WITH the predicted departure of approximately 60 million baby boomers from the workforce over the next 15 years, many organisations are not prepared for the impending manpower shortages and resulting senior leadership gaps.

There are proven best practices to assist organisations on how to develop leadership from within the company. How can middle managers make the next step?

In 10 years’ time, executives with global experience will fill top-level leadership positions. Bilingual skills and cross-cultural capabilities will be key for movement to the C-level. Additionally, executives must demonstrate the ability to grow and turn around a business and to prove themselves as effective leaders in periods of change.

The leaders of tomorrow will have to thrive in a high-performance culture. The ability to generate major increases in revenue growth, employment and stock prices by leveraging the power of the organisation itself will set these leaders apart from the pack.

Leaders who take bold actions, quickly and often, are going to be prized above the cautious, rule-driven bureaucrat. They know how to look for good ideas everywhere and rapidly put them to use.

Companies know what they want in their future leaders. But what they are struggling with is knowing who they are. To address these predicted vacuums, many organisations are employing coaches to minimise the effects of the predicted baby boomer exodus in the coming years.

Succession planning

Projecting their business requirements into the future, these organisations see an urgent need to prepare the next generation of executives to step into vacated senior leadership roles.

In a recent survey by leading human capital management and consulting firm DBM, 66 per cent of those polled have implemented executive coaching programmes in the last two to three years for the purpose of high potential grooming and performance enhancement.

The study also found that the biggest challenge for companies in implementing executive coaching programmes is the lack of time to focus on anything but managing current business demands. Some of those polled cited lack of time and budget as reasons for delaying leadership development strategies in their companies.

This shortsightedness will ultimately hit business results as experience, knowledge and maturity gradually drain from an organisation’s collective know-how.

Succession planning and development of senior leaders must be priorities for organisations. Until recently, many companies lacked the impetus to implement comprehensive executive coaching initiatives.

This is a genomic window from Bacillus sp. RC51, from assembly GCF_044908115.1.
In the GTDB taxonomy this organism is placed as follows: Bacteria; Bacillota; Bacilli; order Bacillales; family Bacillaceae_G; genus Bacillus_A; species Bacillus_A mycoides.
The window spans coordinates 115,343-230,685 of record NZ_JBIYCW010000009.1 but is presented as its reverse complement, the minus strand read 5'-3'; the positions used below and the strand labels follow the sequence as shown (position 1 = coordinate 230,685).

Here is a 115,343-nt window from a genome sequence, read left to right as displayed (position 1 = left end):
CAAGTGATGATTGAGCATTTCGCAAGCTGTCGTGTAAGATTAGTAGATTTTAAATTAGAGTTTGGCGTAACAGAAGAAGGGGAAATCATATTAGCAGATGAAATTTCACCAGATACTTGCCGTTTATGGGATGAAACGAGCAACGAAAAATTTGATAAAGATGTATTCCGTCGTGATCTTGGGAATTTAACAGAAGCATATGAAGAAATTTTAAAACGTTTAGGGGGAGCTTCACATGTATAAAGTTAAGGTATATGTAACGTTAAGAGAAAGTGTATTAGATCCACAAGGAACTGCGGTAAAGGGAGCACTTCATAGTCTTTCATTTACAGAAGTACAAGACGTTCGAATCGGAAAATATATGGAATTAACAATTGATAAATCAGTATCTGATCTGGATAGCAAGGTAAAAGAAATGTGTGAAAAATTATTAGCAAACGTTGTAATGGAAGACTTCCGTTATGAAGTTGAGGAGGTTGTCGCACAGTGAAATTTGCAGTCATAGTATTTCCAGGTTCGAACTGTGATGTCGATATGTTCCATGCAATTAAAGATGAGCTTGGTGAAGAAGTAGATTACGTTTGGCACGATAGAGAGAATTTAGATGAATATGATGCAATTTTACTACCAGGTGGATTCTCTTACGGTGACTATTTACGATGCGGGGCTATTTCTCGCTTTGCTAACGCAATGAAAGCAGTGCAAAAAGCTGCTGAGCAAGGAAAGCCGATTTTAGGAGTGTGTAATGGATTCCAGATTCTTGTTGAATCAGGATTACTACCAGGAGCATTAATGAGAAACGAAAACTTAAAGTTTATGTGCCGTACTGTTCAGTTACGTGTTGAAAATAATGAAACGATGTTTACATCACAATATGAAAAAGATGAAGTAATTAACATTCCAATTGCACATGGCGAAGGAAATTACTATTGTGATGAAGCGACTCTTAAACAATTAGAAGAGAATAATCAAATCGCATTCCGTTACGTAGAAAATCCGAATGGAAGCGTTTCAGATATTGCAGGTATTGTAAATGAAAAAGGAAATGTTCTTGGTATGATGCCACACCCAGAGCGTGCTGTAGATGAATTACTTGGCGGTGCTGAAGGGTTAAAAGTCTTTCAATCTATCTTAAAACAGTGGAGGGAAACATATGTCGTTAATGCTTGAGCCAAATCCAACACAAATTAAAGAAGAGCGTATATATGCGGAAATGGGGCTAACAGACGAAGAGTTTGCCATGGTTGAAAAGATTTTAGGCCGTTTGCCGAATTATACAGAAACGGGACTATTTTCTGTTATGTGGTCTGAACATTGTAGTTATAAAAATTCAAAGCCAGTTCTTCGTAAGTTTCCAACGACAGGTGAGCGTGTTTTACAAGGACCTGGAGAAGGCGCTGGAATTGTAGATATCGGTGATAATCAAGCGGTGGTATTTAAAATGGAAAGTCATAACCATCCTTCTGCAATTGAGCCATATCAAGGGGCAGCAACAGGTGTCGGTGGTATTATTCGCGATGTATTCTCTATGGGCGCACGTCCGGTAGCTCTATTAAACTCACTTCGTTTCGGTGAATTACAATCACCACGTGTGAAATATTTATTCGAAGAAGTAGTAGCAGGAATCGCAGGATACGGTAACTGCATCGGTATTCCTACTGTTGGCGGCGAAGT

However, the improvement of the economy and a demographic shift in the workforce is now compelling corporations to fill leadership gaps with younger workers, who lack the right skills and behaviours necessary to take their companies to the next level.

Succession planning helps organisations decide who should be developed as leaders, which employees have the highest potential and who can fill organisation-critical roles.

The human resource department is increasingly being called upon to provide solutions to succession planning as well as a host of other questions such as: “Who do we spend our development dollars on?”, “Who is ready to take over this critical role?” and “When will this person be ready for his next promotion?”

How to get noticed

While a lot of companies are working on succession planning, how can individuals ensure they are on the radar? In today’s workplace, career advancement is essentially in your court.

Managing your career successfully requires knowledge, discipline and developing career strategies that clearly describe the direction you wish to take. You also need a set of inter-connected plans that align your values, skills, strengths and resources to achieve a goal.

See yourself and your role in another perspective. For example, you:

* are a business, not an employee;

* earn a fee-for-service, not salary;

* work, instead of having a job;

* are in control and avoid a false sense of security;

* are employable, not employed;

* have skills sets and competencies, not job descriptions and titles; and

* have a portfolio career, not one career.

You need to align the mission, culture, values and business strategy of your current organisation to your personal values, competencies, career orientation and priorities.

There’s no doubt that the enthusiasm and high aspirations of the next generation of young managers will be an asset to organisations who can attract top talent.

However, when baby-boomer mentors leave organisations and take their wisdom and experience with them, many of these younger workers will feel unprepared to take on the full weight of a senior management position.

But with guidance from more mature and experienced minds, they can be transformed into the leaders that Singapore needs in order to stay ahead in a competitive globalised world.